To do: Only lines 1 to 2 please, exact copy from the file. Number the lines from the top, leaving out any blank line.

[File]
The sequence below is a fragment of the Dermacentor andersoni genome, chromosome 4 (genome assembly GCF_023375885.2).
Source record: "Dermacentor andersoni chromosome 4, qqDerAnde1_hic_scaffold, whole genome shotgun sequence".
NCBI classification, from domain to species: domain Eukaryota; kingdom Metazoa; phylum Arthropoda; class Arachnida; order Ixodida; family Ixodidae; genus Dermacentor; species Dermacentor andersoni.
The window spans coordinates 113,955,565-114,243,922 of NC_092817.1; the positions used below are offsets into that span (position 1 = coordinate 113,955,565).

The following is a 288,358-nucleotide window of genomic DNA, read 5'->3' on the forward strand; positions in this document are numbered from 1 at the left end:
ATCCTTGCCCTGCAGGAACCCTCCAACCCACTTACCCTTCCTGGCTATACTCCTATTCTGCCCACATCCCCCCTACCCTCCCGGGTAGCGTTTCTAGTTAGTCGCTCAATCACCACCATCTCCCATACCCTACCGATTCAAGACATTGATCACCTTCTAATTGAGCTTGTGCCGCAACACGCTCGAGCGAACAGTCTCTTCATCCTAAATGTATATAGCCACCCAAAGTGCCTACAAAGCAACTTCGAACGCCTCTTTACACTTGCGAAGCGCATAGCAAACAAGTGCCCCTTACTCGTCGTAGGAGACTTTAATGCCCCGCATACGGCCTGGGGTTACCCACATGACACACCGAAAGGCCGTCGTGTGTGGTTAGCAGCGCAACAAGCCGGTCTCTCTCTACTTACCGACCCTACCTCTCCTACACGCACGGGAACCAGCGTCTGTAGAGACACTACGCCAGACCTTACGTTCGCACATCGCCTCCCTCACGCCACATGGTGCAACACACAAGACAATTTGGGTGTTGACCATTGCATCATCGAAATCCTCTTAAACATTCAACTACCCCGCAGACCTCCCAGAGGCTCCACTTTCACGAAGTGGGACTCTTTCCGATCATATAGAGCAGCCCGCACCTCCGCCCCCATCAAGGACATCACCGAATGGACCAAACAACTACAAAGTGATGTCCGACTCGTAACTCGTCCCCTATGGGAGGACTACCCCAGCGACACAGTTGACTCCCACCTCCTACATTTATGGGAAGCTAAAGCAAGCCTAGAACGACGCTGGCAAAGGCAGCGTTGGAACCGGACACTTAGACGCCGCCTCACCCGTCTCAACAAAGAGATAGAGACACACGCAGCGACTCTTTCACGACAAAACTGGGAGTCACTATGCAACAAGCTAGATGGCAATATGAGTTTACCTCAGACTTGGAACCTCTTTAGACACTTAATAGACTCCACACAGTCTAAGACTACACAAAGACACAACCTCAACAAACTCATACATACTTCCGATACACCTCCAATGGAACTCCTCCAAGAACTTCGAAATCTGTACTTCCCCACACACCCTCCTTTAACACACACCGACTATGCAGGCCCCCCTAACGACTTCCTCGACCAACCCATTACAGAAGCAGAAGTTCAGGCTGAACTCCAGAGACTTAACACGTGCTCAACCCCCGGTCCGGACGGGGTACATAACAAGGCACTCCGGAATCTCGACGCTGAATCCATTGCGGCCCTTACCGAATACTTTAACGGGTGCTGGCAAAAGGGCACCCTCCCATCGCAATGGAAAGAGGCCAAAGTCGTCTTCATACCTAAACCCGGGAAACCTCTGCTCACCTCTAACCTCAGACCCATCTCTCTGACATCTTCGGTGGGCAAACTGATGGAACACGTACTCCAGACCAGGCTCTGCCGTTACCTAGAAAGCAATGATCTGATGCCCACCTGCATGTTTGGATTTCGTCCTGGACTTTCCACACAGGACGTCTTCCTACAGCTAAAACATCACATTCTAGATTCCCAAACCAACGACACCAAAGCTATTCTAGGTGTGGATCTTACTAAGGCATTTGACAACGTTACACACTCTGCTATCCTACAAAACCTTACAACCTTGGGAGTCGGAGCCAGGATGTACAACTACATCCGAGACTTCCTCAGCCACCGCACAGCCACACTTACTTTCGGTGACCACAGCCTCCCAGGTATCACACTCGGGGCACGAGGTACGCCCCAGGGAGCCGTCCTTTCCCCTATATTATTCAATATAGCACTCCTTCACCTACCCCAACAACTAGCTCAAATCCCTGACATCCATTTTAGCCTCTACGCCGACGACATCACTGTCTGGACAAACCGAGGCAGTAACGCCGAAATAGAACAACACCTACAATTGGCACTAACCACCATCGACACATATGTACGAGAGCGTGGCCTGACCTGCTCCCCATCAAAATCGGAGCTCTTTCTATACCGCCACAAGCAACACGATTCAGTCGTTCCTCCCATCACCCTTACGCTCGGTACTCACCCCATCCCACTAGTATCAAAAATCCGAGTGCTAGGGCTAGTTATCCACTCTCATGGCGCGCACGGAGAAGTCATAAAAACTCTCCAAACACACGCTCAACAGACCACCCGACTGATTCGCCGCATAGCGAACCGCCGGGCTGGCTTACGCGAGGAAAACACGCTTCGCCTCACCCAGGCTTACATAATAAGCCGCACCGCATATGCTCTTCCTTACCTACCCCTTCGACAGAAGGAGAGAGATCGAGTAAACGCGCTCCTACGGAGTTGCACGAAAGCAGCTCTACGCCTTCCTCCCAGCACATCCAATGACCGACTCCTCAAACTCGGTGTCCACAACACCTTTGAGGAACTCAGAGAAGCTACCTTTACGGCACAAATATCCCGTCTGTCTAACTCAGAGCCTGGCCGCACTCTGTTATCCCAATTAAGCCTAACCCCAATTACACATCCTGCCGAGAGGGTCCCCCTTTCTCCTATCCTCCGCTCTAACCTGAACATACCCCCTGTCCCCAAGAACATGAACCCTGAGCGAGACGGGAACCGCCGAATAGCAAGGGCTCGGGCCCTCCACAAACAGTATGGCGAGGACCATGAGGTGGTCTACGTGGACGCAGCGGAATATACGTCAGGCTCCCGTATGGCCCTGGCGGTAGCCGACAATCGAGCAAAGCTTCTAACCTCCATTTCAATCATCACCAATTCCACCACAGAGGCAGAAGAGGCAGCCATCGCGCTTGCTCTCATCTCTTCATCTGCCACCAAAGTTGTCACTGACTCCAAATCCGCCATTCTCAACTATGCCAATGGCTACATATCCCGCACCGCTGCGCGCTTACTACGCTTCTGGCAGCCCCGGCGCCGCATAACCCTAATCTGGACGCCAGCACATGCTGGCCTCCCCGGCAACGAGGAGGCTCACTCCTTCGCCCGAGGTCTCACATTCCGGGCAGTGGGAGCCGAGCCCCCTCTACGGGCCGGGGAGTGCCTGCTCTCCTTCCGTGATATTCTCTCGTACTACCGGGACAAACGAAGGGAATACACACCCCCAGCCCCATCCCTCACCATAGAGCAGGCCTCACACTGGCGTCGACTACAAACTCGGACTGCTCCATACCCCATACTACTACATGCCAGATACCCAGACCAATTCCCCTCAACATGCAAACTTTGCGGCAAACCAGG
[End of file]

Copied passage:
The sequence below is a fragment of the Dermacentor andersoni genome, chromosome 4 (genome assembly GCF_023375885.2).
Source record: "Dermacentor andersoni chromosome 4, qqDerAnde1_hic_scaffold, whole genome shotgun sequence".